By Sadab Kitatta Kaaya. 27 April 2015, The Observer (Uganda)
In exchange for supporting his unchallenged re-election run within the party, NRM incumbent MPs have asked President Museveni for Shs 300m each for their re-election campaign. The request, The Observer has learnt, was made at the party’s last retreat at Kyankwanzi in February. The MPs, insider sources said, asked their party chairman to support them financially in the forthcoming primary elections.
Party sources said the MPs asked for Shs 300m as a reward for endorsing the sole candidacy resolution that would effectively cushion Museveni from competition within NRM. To persuade Museveni to endorse their cash request, the MPs reportedly told him that Amama Mbabazi, the party’s ousted secretary general and the country’s former premier, had paid candidates Shs 100m to run against them.
“At first some of us wanted him [Museveni] to declare that there would be no primaries in our constituencies, but that was rejected because it would portray the party as undemocratic. That is how the idea of the money came in,” an NRM MP told The Observer last week. However, Museveni reportedly rejected this figure because it was too big.
With Museveni seemingly reluctant to grant their wish, the MPs indicated that they could boycott debate on electoral and constitutional reforms that were expected to be tabled in Parliament. The reforms contained in the Constitutional Amendment Bill 2015 will be tabled when Parliament reconvenes this week, according to Attorney General Freddie Ruhindi. “The bill was published in the [Uganda] gazette [on Friday, April 24] and will be tabled for the first reading when Parliament resumes next week,” Ruhindi told The Observer at the weekend.
To dissuade the MPs against a boycott, Museveni reportedly asked them to select a team of five MPs that would negotiate with him on their behalf. Most MPs interviewed at the weekend for this story did not know who the negotiators are but State House sources named Justine Kasule Lumumba (NRM secretary general), Rose Namayanja Nsereko (Treasurer), Richard Todwong (deputy secretary general), Evelyn Anite (minister of state for Youth and Children affairs) to be part of the team.
Others are Peter Ogwang (caucus vice chairperson), Rosemary Najjemba (state minister for Urban Development) and Rosemary Nansubuga Sseninde (Wakiso Woman MP). “He agreed to give us some money but not the entire figure [of Shs 300m] we had demanded; the question now is how much and when,” the MP said. Were it to be offered, a Shs 300m package for each of the more than 260 NRM MPs would translate into a Shs 78bn windfall to the legislators. As with many other ‘facilitations’ to MPs of the ruling party, the source of such money would be a matter of public concern.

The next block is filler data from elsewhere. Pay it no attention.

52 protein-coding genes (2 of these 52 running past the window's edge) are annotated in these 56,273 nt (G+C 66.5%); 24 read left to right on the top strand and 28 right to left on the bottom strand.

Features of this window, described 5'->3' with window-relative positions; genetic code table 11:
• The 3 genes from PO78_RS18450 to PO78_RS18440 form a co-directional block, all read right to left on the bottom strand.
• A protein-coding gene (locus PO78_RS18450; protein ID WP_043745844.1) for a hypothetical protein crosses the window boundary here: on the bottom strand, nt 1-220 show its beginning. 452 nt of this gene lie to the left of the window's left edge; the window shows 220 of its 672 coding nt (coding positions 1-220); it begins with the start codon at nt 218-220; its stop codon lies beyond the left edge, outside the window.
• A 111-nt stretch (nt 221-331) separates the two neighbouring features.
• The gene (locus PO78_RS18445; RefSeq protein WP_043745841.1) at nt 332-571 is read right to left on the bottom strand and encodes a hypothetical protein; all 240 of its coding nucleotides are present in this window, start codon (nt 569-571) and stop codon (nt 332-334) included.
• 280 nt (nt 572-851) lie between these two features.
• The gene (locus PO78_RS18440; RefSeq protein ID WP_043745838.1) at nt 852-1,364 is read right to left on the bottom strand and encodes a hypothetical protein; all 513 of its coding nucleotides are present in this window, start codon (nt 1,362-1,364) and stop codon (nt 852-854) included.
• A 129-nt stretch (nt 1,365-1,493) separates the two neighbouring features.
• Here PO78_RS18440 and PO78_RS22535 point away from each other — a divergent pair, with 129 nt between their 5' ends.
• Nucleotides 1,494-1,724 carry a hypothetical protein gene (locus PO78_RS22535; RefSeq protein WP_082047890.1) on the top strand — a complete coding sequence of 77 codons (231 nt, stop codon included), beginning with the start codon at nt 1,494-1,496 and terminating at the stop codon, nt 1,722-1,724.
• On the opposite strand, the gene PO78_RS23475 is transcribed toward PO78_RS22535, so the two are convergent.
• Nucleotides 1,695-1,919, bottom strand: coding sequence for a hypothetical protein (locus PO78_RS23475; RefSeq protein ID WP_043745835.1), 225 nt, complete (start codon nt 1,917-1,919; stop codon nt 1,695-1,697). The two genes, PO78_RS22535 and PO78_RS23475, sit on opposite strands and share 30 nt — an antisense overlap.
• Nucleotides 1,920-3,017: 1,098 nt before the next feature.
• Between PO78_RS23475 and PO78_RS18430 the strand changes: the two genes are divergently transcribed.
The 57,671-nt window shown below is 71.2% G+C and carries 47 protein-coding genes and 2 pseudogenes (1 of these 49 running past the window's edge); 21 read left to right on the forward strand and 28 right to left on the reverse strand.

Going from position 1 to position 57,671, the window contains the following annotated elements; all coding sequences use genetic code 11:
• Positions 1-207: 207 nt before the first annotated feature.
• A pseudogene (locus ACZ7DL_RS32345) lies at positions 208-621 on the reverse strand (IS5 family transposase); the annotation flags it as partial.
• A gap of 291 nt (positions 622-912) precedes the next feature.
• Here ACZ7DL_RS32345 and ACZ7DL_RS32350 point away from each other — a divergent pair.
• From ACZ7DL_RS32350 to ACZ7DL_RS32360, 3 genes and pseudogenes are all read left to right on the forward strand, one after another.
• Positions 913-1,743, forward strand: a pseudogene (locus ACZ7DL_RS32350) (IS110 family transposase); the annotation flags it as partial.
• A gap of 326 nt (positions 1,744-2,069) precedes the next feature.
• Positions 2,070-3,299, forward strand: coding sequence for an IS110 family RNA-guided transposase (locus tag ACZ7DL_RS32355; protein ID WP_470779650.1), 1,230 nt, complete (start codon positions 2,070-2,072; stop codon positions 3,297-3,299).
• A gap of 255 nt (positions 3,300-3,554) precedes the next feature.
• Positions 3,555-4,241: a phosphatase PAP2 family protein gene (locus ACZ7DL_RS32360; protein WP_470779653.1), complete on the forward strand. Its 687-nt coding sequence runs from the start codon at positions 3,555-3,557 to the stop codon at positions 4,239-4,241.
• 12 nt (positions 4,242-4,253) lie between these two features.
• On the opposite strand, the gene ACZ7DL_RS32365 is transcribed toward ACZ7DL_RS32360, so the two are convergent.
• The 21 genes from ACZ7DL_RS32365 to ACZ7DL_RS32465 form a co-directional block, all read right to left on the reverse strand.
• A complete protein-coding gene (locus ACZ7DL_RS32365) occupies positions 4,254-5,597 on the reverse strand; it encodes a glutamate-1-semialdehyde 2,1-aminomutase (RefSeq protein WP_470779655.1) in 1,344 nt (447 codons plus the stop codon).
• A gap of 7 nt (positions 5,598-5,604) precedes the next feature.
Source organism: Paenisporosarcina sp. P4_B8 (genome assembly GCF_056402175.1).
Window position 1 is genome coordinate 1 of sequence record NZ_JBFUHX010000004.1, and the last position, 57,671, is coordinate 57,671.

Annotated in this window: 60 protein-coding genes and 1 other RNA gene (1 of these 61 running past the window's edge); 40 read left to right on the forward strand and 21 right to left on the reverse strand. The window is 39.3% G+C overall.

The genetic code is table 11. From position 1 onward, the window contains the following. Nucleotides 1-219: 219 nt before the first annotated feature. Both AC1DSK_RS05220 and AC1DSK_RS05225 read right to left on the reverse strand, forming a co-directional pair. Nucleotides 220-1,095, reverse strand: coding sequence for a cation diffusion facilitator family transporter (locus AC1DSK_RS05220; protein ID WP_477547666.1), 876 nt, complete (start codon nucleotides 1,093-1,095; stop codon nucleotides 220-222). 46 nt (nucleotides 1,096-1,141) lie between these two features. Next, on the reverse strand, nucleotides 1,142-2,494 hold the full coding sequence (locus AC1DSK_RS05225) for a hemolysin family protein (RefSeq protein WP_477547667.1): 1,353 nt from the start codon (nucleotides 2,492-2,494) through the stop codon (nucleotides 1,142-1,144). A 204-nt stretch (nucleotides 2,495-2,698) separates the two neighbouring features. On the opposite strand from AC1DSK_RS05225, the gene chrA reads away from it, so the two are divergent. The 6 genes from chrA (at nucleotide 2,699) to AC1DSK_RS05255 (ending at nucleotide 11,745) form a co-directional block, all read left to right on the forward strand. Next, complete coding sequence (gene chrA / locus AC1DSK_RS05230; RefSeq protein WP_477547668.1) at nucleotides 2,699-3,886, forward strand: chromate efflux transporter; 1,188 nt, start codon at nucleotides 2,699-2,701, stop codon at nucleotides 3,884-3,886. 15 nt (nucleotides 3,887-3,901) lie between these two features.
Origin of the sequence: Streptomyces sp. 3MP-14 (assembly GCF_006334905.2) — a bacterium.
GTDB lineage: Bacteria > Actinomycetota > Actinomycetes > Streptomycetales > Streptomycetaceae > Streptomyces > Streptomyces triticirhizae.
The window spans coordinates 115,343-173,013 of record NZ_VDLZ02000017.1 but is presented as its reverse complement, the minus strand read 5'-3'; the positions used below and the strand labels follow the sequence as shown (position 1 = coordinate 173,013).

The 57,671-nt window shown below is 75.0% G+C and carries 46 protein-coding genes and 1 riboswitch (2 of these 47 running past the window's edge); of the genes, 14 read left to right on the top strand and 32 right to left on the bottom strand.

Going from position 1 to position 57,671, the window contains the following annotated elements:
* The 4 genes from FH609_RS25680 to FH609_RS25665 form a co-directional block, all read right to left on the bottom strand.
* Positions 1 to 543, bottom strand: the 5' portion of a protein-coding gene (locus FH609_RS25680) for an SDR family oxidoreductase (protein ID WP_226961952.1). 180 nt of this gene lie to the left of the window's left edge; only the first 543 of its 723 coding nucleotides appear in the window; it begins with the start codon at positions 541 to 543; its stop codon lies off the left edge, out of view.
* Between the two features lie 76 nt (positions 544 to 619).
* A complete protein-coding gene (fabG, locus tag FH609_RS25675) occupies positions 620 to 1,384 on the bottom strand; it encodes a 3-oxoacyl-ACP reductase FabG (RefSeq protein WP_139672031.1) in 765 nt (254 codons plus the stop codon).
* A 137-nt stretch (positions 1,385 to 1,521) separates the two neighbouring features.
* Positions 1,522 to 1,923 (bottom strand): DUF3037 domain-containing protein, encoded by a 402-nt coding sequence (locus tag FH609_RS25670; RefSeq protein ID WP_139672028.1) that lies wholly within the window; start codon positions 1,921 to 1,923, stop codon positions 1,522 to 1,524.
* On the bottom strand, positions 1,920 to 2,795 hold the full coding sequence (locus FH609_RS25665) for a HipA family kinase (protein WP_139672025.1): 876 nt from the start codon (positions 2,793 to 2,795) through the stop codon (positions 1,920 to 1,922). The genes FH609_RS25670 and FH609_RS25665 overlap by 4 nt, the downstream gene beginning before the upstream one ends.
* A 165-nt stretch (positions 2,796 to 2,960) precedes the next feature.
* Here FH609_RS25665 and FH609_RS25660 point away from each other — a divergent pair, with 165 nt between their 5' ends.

While NRM could claim that these are party funds, the party’s known sources of funding – such as contributions by party MPs – rarely add up to the huge sums from the party chairman. This often amplifies opposition cries that the ruling party is illegally funded by Ugandan taxpayers. During the 2011 election campaigns, Museveni sanctioned the payment of Shs 20m to each of the MPs in the 8th Parliament under the pretext of monitoring Naads activities in their constituencies.
This was in addition to another Shs 20m that was given to NRM parliamentary candidates. Some, depending on the amount of threat they faced from opposition candidates, were given more money to beat off the challenge.
Last year, after MPs passed a resolution that no one should challenge Museveni for the party chair and presidential candidacy in 2016, there were reports – denied by NRM – that MPs got Shs 110 million each. Namayanja, the NRM treasurer, said she was not aware of any deal between the NRM MPs and President Museveni over the sole candidature issue. Neither was she part of any negotiation team.
She said: “I was not even in Kyankwanzi for most of the time. I have read those reports [about MPs asking for Shs 300 million] but I think they are not true.” Interviewed on Saturday, Ogwang dismissed the Shs 300m claim as untrue. “I tell you this as my brother that honestly, that information is not true; how can you give money to one group and leave out the others? That will be dividing the party,” Ogwang said.
He said the “falsehoods” are being peddled by NRM haters who want to split the party. “Constituencies are entirely open for everyone to contest. Yes incumbents enjoy some advantage but they have been making their savings and will rely on the small money that they saved for the elections,” Ogwang said. He said the caucus also has some reasonable amount of money on its bank account. “Because of the financial discipline of the former leaders of the caucus, we have some money available for any activity,” Ogwang said.